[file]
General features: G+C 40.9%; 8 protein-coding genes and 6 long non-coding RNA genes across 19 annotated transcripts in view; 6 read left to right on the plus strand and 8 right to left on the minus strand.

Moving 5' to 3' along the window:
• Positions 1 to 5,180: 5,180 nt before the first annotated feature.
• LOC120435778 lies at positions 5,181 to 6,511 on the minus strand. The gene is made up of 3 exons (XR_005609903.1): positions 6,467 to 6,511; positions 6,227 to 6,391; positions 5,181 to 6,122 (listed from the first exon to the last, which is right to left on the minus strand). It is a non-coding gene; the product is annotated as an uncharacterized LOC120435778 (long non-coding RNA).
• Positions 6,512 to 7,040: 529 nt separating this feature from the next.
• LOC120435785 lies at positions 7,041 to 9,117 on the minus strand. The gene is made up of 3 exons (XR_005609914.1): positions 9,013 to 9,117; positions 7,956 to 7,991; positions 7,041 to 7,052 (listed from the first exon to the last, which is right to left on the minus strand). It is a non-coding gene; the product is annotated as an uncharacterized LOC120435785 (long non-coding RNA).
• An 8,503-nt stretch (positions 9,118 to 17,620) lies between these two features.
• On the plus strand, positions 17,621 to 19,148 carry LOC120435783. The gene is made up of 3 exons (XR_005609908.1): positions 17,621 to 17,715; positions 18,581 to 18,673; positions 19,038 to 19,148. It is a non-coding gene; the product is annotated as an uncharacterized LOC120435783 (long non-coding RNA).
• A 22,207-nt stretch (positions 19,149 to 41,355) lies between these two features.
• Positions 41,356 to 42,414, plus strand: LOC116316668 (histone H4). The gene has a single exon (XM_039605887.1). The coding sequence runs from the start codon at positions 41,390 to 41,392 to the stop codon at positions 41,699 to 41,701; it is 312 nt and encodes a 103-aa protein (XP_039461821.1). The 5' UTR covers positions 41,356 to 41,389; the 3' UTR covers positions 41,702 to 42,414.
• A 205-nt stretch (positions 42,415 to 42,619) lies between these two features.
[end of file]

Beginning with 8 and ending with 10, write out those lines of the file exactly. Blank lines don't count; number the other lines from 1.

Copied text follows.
• On the plus strand, positions 17,621 to 19,148 carry LOC120435783. The gene is made up of 3 exons (XR_005609908.1): positions 17,621 to 17,715; positions 18,581 to 18,673; positions 19,038 to 19,148. It is a non-coding gene; the product is annotated as an uncharacterized LOC120435783 (long non-coding RNA).
• A 22,207-nt stretch (positions 19,149 to 41,355) lies between these two features.
• Positions 41,356 to 42,414, plus strand: LOC116316668 (histone H4). The gene has a single exon (XM_039605887.1). The coding sequence runs from the start codon at positions 41,390 to 41,392 to the stop codon at positions 41,699 to 41,701; it is 312 nt and encodes a 103-aa protein (XP_039461821.1). The 5' UTR covers positions 41,356 to 41,389; the 3' UTR covers positions 41,702 to 42,414.